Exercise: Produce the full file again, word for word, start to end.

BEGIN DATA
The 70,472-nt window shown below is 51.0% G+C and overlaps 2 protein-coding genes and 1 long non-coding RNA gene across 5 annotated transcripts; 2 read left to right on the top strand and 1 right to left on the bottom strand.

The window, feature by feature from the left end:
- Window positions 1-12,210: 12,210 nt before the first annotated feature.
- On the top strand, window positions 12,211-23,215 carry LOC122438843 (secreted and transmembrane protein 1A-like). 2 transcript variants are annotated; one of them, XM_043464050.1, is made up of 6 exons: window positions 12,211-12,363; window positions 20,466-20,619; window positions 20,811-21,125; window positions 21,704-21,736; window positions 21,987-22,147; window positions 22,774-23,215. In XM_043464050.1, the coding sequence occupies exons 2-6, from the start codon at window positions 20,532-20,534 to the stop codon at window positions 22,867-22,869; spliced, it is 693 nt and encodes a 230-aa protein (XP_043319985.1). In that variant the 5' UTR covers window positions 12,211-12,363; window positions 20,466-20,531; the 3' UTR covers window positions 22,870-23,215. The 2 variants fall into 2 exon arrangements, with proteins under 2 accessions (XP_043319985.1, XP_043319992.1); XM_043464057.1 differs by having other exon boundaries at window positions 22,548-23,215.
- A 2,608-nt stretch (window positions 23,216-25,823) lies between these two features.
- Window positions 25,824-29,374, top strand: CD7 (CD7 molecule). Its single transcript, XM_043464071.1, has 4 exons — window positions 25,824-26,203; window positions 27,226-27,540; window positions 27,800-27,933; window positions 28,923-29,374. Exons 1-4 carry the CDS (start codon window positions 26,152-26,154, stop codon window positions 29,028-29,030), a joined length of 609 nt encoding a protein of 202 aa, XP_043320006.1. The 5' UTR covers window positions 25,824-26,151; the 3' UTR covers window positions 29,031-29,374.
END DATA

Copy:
The 70,472-nt window shown below is 51.0% G+C and overlaps 2 protein-coding genes and 1 long non-coding RNA gene across 5 annotated transcripts; 2 read left to right on the top strand and 1 right to left on the bottom strand.

The window, feature by feature from the left end:
- Window positions 1-12,210: 12,210 nt before the first annotated feature.
- On the top strand, window positions 12,211-23,215 carry LOC122438843 (secreted and transmembrane protein 1A-like). 2 transcript variants are annotated; one of them, XM_043464050.1, is made up of 6 exons: window positions 12,211-12,363; window positions 20,466-20,619; window positions 20,811-21,125; window positions 21,704-21,736; window positions 21,987-22,147; window positions 22,774-23,215. In XM_043464050.1, the coding sequence occupies exons 2-6, from the start codon at window positions 20,532-20,534 to the stop codon at window positions 22,867-22,869; spliced, it is 693 nt and encodes a 230-aa protein (XP_043319985.1). In that variant the 5' UTR covers window positions 12,211-12,363; window positions 20,466-20,531; the 3' UTR covers window positions 22,870-23,215. The 2 variants fall into 2 exon arrangements, with proteins under 2 accessions (XP_043319985.1, XP_043319992.1); XM_043464057.1 differs by having other exon boundaries at window positions 22,548-23,215.
- A 2,608-nt stretch (window positions 23,216-25,823) lies between these two features.
- Window positions 25,824-29,374, top strand: CD7 (CD7 molecule). Its single transcript, XM_043464071.1, has 4 exons — window positions 25,824-26,203; window positions 27,226-27,540; window positions 27,800-27,933; window positions 28,923-29,374. Exons 1-4 carry the CDS (start codon window positions 26,152-26,154, stop codon window positions 29,028-29,030), a joined length of 609 nt encoding a protein of 202 aa, XP_043320006.1. The 5' UTR covers window positions 25,824-26,151; the 3' UTR covers window positions 29,031-29,374.